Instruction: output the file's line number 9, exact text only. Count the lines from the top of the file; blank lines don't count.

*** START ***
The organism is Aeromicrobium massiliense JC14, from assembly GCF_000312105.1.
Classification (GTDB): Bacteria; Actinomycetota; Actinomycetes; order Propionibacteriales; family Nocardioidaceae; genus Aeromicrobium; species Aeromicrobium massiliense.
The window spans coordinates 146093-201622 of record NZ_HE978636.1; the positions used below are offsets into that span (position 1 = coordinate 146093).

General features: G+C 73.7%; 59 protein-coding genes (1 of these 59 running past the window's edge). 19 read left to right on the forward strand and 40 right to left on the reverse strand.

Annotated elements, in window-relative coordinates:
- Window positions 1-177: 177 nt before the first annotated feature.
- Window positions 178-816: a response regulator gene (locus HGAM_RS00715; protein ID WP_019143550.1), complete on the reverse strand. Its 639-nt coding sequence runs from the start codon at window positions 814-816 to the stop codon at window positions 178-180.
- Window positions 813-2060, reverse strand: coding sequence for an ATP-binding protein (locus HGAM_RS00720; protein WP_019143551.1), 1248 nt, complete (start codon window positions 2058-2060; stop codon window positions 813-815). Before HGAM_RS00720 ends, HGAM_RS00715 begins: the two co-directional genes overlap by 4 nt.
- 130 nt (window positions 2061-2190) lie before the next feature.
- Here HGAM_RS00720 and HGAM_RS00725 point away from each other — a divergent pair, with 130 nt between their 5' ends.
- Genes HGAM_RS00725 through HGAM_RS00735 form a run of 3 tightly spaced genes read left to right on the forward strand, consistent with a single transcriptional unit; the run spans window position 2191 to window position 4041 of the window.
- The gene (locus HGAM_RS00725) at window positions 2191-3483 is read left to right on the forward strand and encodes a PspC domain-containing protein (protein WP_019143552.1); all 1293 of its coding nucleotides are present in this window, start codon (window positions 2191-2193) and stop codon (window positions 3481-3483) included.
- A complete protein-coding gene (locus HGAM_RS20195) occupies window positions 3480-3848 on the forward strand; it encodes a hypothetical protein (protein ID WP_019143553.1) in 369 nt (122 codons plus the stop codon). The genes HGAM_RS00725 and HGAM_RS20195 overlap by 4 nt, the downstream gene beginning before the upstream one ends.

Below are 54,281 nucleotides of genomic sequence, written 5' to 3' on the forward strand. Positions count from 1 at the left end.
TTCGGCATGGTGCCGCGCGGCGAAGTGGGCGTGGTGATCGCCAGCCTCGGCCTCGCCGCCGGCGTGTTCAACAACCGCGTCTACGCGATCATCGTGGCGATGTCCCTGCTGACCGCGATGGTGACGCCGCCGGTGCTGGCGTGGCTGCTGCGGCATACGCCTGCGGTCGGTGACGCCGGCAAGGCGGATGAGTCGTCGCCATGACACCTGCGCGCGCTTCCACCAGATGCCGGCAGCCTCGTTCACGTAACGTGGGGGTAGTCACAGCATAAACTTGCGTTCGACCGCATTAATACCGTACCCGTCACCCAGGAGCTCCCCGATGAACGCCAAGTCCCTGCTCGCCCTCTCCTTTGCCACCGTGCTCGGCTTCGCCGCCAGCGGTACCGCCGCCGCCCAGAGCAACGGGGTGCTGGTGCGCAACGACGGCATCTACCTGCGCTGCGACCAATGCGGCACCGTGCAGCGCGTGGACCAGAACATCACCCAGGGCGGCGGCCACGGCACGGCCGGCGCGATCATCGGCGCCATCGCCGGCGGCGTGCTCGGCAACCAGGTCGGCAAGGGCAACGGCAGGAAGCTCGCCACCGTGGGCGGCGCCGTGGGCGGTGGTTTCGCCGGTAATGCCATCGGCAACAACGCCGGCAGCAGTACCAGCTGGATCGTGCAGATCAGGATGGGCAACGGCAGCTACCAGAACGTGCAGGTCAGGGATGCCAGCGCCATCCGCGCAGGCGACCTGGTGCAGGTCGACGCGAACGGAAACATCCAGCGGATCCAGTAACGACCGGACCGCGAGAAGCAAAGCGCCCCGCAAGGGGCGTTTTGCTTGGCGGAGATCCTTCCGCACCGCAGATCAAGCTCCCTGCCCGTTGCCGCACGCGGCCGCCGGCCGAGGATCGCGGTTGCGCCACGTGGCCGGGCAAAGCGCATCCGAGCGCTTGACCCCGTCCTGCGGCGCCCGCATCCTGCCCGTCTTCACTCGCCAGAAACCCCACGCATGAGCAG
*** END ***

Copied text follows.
- 130 nt (window positions 2061-2190) lie before the next feature.